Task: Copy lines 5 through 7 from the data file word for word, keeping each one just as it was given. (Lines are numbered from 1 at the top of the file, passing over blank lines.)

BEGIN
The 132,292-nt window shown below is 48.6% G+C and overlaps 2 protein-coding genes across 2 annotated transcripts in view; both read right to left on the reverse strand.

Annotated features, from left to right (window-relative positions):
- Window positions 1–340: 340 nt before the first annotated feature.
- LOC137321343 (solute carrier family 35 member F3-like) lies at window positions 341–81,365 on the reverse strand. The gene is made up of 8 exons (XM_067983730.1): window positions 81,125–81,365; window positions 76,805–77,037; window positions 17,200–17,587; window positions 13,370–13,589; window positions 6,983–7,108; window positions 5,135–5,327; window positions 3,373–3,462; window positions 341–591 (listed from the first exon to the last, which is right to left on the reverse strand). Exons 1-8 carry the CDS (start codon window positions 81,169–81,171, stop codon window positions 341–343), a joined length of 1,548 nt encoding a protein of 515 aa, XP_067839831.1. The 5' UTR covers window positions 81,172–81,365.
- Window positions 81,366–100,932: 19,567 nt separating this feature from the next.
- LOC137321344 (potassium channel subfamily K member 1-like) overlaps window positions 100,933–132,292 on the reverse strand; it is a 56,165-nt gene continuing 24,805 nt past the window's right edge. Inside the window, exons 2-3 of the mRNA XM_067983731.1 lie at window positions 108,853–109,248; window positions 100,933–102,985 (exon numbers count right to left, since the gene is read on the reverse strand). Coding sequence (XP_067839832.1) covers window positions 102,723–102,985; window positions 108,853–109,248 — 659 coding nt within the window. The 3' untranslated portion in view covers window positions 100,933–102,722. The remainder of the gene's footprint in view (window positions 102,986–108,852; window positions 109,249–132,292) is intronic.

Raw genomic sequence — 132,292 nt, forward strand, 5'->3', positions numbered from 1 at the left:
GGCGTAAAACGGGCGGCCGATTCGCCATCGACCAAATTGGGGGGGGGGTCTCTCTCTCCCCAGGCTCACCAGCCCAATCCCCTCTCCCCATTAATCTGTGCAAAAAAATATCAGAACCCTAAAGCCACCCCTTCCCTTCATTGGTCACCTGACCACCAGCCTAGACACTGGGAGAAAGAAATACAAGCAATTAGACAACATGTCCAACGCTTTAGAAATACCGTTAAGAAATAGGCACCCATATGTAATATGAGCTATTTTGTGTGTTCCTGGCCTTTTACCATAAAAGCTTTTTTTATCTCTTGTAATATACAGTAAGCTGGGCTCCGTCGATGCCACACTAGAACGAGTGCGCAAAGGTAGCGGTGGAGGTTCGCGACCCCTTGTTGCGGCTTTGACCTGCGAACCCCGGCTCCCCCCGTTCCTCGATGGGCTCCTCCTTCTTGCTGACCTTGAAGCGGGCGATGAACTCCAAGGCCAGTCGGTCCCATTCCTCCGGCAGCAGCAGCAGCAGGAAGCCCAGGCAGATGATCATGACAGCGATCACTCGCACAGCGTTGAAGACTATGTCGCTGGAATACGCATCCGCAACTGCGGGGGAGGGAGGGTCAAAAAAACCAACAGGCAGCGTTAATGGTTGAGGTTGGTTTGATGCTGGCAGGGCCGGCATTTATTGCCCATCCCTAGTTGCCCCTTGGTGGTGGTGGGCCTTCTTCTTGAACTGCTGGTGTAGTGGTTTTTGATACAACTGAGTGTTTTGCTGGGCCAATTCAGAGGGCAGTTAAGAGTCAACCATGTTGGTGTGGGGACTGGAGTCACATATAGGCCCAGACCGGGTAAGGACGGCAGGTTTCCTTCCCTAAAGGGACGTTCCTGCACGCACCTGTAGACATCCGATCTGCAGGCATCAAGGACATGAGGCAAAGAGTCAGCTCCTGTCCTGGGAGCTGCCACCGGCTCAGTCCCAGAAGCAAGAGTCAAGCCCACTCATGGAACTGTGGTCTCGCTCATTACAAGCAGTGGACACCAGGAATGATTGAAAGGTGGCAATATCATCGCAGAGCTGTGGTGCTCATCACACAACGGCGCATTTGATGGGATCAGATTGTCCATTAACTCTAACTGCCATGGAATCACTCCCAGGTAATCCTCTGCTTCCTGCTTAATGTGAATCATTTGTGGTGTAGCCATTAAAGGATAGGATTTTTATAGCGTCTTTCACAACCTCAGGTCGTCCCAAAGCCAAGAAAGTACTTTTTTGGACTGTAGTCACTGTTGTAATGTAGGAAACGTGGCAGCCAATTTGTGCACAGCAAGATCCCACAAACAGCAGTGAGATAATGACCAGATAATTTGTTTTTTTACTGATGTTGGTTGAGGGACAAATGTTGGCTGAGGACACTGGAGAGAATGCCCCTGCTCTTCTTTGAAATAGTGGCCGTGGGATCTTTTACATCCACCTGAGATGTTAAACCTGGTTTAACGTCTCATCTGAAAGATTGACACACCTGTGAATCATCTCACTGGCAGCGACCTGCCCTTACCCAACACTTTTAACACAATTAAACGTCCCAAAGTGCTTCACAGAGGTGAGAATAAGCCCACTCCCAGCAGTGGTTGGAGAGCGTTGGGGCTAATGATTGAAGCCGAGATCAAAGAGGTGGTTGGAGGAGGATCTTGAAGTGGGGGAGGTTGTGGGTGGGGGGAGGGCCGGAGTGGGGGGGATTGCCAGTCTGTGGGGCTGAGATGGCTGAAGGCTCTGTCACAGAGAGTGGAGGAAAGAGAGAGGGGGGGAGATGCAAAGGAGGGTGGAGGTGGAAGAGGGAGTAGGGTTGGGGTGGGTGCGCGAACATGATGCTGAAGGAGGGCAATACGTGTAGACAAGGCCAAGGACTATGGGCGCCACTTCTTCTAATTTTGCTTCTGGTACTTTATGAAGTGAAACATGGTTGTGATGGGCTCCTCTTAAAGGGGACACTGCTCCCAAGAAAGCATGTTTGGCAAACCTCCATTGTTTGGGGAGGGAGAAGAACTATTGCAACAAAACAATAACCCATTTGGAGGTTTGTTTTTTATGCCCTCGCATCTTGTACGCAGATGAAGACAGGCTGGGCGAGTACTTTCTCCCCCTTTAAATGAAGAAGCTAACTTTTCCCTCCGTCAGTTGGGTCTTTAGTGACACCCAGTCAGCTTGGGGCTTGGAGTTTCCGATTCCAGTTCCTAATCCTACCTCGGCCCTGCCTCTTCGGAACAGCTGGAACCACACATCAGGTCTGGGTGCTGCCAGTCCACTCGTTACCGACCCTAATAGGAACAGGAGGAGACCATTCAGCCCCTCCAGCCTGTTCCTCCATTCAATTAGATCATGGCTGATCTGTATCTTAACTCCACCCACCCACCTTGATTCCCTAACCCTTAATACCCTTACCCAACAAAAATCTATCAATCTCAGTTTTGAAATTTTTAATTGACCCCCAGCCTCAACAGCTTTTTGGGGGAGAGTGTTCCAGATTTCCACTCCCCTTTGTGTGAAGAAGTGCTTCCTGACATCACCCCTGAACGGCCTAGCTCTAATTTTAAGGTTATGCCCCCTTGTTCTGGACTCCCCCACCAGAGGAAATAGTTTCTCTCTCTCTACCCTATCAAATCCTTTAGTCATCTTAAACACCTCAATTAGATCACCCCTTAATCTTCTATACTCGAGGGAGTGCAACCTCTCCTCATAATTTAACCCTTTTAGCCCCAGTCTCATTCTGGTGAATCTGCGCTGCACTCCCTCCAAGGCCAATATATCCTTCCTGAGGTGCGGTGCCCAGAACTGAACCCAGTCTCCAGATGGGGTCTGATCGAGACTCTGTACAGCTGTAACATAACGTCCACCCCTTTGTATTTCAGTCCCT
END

- Window positions 81,366–100,932: 19,567 nt separating this feature from the next.
- LOC137321344 (potassium channel subfamily K member 1-like) overlaps window positions 100,933–132,292 on the reverse strand; it is a 56,165-nt gene continuing 24,805 nt past the window's right edge. Inside the window, exons 2-3 of the mRNA XM_067983731.1 lie at window positions 108,853–109,248; window positions 100,933–102,985 (exon numbers count right to left, since the gene is read on the reverse strand). Coding sequence (XP_067839832.1) covers window positions 102,723–102,985; window positions 108,853–109,248 — 659 coding nt within the window. The 3' untranslated portion in view covers window positions 100,933–102,722. The remainder of the gene's footprint in view (window positions 102,986–108,852; window positions 109,249–132,292) is intronic.

Raw genomic sequence — 132,292 nt, forward strand, 5'->3', positions numbered from 1 at the left: